The day of the race I flew to Jakarta and met my mom. The race started at 11pm because of the relentless heat and traffic during the day. We arrived at 9 pm. When I got out of the cab I started seeing people in orange race t-shirts. I asked one guy where I could pick up my t-shirt and he said “Oh, you had to pick it up last week.” I wasn’t worried yet. I arrived at the sign-in booth and said I needed to pick up my t-shirt. “Oh, you had to pick it up last week,” a race organizer replied. Then they said I could not run. The orange t-shirt was the ticket into the race.

In disbelief after all the work I had put it in to get there, I decided I was not going to let this happen. They had to let me run. I dug my heels in and began my defense. I showed that I had paid and registered for the race, explained that I did not live in Jakarta and could not have picked up the t-shirt, and pleaded with them that I had come all the way from Sumatra to run. They told me “Well, you could have had a friend pick it up for you” to which I responded “I don’t have any friends!” When this didn’t work, I made vague threats of mean posts on social media accounts I don’t even have. Finally, after an hour of being the loud obnoxious American I am, an Indonesian woman came to my defense and told the guy they should just let me run, and he reluctantly let me in the arena. I didn’t have a t-shirt or an official timing chip. That was fine with me. I just wanted to run.

I rushed in to the group of runners waiting to begin the race. Of the 2,500 runners, I was the only person not wearing an orange t-shirt. The actual race was a blur of adrenaline, hip pain, an inner macho voice saying “You didn’t come here to walk,” and little cups of Pocari Sweat. As I finally crossed the finish line I saw the poor race organizer I had yelled at. He congratulated me on finishing and I apologized for being so difficult. I met up with my mom and hobbled back to the hotel exhausted. The whole experience was oddly typical of my time in Indonesia: not understanding the system, having to argue with men in order to run and get what I want, and then hopelessly sticking out like a weirdo American despite all of my efforts to blend in.

at the half marathon in Jakarta–it’s not easy being green


As my time in Banda Aceh is coming to a close, I have been doing a different kind of mental math. Is this the last time I’m going to eat at my favorite lunch place Montasik? The last time I have to refill the water jug? My last trip to Calang? How many more classes with Vivi do I have? Is it worth getting my motorbike washed if I’m only here for four more weeks? How many more times will I get to watch Gilmore Girls with Amel? Despite all this counting and the mixed emotions that come with it, in my last few months here I have been enjoying somewhat of a “runner’s high.” After making it through my last two years here, I am trying to get in as many sunsets, beach trips, cheap massages, and late night sessions with friends, trying to spend as much time as possible with my favorite people doing my favorite things.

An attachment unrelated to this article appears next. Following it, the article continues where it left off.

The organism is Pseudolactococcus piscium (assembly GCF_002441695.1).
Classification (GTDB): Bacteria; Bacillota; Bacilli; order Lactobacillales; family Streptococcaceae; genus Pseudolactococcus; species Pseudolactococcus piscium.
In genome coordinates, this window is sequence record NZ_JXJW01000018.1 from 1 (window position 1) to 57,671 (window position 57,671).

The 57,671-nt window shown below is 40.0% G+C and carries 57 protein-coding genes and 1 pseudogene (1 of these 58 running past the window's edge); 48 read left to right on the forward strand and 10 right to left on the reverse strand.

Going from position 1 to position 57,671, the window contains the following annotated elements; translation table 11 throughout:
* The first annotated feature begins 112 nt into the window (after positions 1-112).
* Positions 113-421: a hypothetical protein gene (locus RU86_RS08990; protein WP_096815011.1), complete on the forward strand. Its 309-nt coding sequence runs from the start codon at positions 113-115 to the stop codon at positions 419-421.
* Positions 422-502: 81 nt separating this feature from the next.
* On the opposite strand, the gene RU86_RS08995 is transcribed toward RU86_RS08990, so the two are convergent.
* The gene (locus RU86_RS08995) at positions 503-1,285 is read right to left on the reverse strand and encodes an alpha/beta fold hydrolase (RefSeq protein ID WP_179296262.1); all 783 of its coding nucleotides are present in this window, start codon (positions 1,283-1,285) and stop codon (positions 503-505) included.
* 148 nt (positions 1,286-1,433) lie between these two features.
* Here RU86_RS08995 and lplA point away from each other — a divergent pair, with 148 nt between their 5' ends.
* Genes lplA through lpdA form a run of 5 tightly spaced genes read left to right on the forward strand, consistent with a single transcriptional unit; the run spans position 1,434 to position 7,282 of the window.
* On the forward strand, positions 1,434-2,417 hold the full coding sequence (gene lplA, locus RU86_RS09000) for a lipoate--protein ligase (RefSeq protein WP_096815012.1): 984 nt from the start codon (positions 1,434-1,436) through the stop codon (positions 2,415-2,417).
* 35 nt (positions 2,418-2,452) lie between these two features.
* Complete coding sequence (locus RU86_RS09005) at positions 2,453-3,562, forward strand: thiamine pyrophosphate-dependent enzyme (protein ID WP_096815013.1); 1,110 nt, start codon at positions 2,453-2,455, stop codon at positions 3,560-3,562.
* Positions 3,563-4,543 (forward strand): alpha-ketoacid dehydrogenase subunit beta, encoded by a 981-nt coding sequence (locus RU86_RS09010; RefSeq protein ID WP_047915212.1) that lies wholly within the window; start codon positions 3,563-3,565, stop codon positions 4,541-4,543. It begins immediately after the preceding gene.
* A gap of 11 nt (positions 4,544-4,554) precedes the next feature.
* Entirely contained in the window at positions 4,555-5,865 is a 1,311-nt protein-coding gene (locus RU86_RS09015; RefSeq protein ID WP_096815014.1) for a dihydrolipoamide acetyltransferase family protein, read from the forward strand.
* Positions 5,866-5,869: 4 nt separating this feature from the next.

at the beach with my friend Tya

A few weeks ago I helped organize a screening of the documentary “I Learn America” about international students in the US. I was nervous about speaking afterwards, worried they expected me to be some kind of expert on US immigration issues and anxious about my Bahasa. It ended up going really well. I spoke about my experiences in Indonesia and an Indonesian woman, Una, spoke about her experiences getting her master’s in America. I felt proud of how far I had come in speaking in front of new groups of people, in my language abilities, and in my confidence in myself. The final question came from a bold female student: “My question isn’t about America because I can just use Google for that,” she said, the crowd laughing in response. “My question is, as a woman: Una, did your parents really allow you to go to the US alone? And Leila, did your parents really allow you to go to Indonesia alone?”

My first reaction was how sad it is for some women here to feel so controlled even in pursuit of an education and an international experience. What came to mind next were all of the similar reactions I received in the US after people heard I was going to Banda Aceh for two years. Many people simply asked why I wanted to move to a place that put so many restrictions on women. Other people made comments about it not being a good place for women to live. Even Shansi has considered not allowing women to go to Banda Aceh in the future.

It’s not safe for a Muslim woman to live in America with so much Islamophobia. It’s not safe for a foreign woman to live in Banda Aceh under Sharia Law. While the various experiences of women around the world are certainly different, both of these perspectives make claims on what is a safe place for a woman. And both share the idea that we can protect a woman by limiting her movement in the world.

Why would you move to a place like that? Why did you stay? Why do you keep running?

I don’t have a good answer to these questions, except to say: just leave women be, wherever they choose to run.